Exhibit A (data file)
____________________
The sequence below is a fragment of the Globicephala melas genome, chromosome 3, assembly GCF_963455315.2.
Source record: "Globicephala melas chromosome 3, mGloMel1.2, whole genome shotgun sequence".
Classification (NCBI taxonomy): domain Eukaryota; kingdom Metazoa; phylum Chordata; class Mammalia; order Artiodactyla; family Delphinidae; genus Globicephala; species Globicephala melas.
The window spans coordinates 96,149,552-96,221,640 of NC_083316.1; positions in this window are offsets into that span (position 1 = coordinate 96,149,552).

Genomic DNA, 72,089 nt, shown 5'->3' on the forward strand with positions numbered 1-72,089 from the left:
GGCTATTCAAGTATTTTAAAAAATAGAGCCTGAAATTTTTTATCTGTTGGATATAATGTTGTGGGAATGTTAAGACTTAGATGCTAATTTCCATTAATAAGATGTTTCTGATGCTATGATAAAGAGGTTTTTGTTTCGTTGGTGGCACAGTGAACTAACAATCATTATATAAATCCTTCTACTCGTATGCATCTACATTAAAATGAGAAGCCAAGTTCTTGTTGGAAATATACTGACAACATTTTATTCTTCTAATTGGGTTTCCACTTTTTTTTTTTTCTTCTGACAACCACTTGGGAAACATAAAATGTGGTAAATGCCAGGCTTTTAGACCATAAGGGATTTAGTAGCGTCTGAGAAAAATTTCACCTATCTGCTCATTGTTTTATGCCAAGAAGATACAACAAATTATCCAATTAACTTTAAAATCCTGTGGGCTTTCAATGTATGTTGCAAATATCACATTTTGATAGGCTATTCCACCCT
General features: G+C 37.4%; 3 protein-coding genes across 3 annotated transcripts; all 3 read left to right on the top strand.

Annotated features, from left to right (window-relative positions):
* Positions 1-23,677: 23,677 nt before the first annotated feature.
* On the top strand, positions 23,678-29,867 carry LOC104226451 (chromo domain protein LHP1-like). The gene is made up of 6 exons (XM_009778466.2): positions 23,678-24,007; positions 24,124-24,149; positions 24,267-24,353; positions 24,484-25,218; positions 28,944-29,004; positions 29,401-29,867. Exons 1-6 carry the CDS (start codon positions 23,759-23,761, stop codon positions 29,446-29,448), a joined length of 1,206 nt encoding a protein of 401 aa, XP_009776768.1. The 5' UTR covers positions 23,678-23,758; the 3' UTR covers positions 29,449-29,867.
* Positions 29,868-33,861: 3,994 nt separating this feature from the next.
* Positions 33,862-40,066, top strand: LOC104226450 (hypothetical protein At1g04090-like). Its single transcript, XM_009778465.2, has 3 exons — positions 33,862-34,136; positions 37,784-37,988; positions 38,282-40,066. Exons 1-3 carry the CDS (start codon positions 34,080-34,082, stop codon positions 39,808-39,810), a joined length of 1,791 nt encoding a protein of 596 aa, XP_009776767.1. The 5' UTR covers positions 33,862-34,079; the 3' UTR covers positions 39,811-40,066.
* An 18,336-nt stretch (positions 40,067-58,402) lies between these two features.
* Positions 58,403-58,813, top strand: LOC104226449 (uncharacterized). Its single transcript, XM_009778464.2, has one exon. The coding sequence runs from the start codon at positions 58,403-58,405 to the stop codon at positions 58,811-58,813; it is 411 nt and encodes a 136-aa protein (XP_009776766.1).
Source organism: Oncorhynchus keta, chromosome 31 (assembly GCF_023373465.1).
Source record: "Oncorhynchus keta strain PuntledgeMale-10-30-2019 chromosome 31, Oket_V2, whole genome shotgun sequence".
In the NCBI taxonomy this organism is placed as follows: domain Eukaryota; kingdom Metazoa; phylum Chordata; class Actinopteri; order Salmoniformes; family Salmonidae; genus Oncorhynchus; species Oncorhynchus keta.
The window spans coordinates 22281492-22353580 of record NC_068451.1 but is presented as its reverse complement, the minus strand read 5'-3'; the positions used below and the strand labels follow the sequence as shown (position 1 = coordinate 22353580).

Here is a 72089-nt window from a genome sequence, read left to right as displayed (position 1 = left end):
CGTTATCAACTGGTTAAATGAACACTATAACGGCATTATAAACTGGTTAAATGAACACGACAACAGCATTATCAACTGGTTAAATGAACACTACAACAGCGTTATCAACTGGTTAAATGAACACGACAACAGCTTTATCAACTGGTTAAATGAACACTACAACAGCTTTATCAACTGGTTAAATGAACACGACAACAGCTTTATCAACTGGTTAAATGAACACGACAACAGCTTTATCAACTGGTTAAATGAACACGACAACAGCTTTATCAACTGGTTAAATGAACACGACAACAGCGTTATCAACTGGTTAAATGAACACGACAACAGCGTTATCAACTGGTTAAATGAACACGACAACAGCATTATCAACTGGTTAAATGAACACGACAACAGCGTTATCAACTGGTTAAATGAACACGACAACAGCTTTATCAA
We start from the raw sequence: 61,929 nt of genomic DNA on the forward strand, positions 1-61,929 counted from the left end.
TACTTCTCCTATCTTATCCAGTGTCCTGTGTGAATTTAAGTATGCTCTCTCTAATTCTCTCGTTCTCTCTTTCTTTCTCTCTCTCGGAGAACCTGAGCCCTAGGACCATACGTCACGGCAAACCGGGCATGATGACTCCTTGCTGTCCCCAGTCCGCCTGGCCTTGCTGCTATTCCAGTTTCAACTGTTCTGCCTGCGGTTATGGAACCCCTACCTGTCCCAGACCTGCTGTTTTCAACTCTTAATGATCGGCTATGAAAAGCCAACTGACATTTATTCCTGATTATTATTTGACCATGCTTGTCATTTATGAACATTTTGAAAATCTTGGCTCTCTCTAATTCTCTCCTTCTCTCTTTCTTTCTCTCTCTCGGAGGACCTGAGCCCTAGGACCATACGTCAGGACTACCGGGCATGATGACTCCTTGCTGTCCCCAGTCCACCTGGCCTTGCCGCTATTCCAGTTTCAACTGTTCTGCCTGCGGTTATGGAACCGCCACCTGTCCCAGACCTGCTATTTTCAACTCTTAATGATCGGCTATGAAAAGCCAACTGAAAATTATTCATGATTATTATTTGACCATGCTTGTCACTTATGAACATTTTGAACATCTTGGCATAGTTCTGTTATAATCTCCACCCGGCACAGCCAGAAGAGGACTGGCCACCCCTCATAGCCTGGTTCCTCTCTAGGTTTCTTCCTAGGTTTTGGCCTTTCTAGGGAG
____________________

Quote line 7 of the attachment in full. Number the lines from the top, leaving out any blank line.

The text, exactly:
General features: G+C 37.4%; 3 protein-coding genes across 3 annotated transcripts; all 3 read left to right on the top strand.